IBM MQ Little Gem #32: HSTATE

By Morag Hughson posted 02-25-2018 00:00

  
This is part of a series of small blog posts which will cover some of the smaller, perhaps less likely to be noticed, features of IBM MQ. Read other posts in this series.

Morags_MQ_Gems_32.jpgAs I've written about before, a common question that is raised on MQ fora is about applications complaining that they are not able to get messages from a queue. I wrote about one tool in your toolbox to help with this problem in a previous post.

Questions of that nature usually get the same reminders, has the application cleared out the MessageId between MQGET calls; are the messages committed; have they expired and so on. One piece of advice that is less regularly provided, but can sometimes be the problem is, "has the application actually done the MQGET?"

It probably isn't often offered as advice because it's the equivalent of asking "is it switched on" when someone says, "my computer isn't working". However, it can sometimes be the problem, and without trace from the application itself, it can be hard to determine. Application Activity Trace could be used here for example.

There is however, one tool in your IBM MQ Administration toolbox that you can use to check this more easily than capturing and analysing application trace.

Below are two example outputs from the command, DISPLAY QSTATUS(Q1) TYPE(HANDLE). There are two applications making use of the queue. One of them has the queue open for input (the sample amqsget) and the other has the queue open for output (the sample amqsput).

AMQ8450: Display queue status details.
   QUEUE(Q1)                               TYPE(HANDLE)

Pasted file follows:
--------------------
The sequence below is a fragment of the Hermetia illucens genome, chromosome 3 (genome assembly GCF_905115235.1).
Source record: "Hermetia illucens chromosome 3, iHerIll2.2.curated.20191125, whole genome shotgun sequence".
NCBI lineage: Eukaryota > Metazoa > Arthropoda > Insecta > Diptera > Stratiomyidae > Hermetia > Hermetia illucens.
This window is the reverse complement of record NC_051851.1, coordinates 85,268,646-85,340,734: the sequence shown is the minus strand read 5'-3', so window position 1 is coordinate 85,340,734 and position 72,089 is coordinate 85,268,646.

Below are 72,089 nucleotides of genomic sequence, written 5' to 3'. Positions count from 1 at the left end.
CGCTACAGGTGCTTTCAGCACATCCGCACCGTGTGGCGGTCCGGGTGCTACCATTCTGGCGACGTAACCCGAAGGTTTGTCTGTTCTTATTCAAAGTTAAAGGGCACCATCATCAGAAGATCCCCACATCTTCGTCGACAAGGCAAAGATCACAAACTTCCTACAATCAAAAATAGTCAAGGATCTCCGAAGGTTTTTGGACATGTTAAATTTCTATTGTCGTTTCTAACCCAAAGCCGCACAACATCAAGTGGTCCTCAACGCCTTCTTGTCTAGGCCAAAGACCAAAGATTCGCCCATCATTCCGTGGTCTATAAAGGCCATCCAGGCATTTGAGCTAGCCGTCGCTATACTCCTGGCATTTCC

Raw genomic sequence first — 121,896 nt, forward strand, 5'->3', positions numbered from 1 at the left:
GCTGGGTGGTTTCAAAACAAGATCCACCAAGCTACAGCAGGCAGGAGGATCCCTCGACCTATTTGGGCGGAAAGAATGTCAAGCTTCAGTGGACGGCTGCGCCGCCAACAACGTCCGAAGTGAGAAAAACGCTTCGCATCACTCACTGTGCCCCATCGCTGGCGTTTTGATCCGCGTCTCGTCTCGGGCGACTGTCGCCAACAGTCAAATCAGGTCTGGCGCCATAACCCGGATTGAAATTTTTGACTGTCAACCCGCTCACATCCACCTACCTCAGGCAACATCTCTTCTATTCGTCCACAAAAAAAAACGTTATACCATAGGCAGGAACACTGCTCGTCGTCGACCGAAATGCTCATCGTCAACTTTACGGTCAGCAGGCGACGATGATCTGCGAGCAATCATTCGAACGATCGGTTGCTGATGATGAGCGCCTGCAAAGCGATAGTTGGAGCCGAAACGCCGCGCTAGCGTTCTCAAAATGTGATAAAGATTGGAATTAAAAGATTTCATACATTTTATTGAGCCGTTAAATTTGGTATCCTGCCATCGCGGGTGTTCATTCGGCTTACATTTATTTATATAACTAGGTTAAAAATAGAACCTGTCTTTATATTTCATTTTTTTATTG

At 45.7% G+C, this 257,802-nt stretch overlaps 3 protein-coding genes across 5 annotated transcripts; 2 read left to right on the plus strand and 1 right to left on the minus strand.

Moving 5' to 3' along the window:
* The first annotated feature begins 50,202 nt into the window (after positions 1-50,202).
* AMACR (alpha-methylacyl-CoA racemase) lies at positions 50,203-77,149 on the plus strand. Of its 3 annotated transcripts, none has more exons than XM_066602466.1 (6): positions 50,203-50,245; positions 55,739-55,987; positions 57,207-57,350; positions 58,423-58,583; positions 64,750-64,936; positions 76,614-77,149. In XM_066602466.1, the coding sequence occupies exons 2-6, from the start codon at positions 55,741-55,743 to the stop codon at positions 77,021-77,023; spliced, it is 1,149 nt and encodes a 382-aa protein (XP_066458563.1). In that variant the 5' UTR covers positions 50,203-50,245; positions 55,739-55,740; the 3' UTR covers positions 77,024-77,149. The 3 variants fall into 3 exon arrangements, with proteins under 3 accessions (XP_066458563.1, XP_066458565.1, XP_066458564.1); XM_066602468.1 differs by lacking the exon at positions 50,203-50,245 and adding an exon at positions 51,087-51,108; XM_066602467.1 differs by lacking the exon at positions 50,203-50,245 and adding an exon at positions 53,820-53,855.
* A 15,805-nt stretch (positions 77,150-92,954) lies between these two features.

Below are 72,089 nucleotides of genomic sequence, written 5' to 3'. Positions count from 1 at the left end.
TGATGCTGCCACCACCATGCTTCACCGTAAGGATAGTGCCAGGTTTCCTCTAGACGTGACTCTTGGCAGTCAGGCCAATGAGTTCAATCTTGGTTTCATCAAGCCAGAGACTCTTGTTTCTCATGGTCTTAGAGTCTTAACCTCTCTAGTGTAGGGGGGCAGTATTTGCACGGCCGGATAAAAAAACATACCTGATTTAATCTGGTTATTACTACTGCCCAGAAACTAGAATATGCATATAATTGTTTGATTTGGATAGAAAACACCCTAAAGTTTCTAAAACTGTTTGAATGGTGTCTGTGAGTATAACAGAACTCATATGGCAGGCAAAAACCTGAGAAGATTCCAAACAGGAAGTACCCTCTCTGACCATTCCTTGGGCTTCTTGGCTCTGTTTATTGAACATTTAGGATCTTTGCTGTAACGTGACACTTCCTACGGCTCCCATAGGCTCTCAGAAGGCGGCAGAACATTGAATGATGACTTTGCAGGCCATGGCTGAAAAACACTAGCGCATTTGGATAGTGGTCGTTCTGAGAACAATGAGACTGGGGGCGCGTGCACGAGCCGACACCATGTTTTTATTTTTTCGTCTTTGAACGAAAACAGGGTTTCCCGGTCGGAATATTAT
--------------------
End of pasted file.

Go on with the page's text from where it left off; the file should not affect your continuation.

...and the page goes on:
APPLTAG(amqsget)                        BROWSE(NO)
   HSTATE(ACTIVE)                          INPUT(SHARED) 
   INQUIRE(NO)                             OUTPUT(NO)
   SET(NO)                              
AMQ8450: Display queue status details.
   QUEUE(Q1)                               TYPE(HANDLE)
   APPLTAG(amqsput)                        BROWSE(NO)
   HSTATE(INACTIVE)                        INPUT(NO)
   INQUIRE(NO)                             OUTPUT(YES) 
   SET(NO)                              

Looking more closely at the example of the getting application, there is an attribute called HSTATE which is ACTIVE in the case of the getting example. This attribute shows whether the handle is active in the queue manager, in other words is the application currently sitting in an MQGET with wait.

AMQ8450: Display queue status details.
   QUEUE(Q1)                               TYPE(HANDLE)
   APPLTAG(amqsget)                        BROWSE(NO)
   HSTATE(ACTIVE)                          INPUT(SHARED) 
   INQUIRE(NO)                             OUTPUT(NO)
   SET(NO)                              

IBM Knowledge Center has the following to say about this attribute.

HSTATE

Whether an API call is in progress.

Possible values are:

ACTIVE

An API call from a connection is currently in progress for this object. For a queue, this condition can arise when an MQGET WAIT call is in progress.

If there is an MQGET SIGNAL outstanding, then this value does not mean, by itself, that the handle is active.

INACTIVE

No API call from a connection is currently in progress for this object. For a queue, this condition can arise when no MQGET WAIT call is in progress.

It only applies to MQGET with wait because other API calls would be so quick that you would never be able to see them before they were complete.

So, if your application says it is sitting in an MQGET with wait and no messages are being delivered to it, you can now double check that it truly is in an MQGET with wait, before delving into other more time consuming diagnosis.


Morag Hughson is an MQ expert. She spent 18 years in the MQ Devt organisation before taking on her current job writing MQ Technical education courses with MQGem. She also blogs for MQGem. You can connect with her here on IMWUC or on Twitter and LinkedIn.
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03-31-2018 15:16

Little gem indeed!

Morag, 

I always learn something from your posts!  I generally just look to see if the handles exist, but it's nice to know that it's possible to verify that a "Get" is actively underway.  Thanks as always for the depth of your knowledge.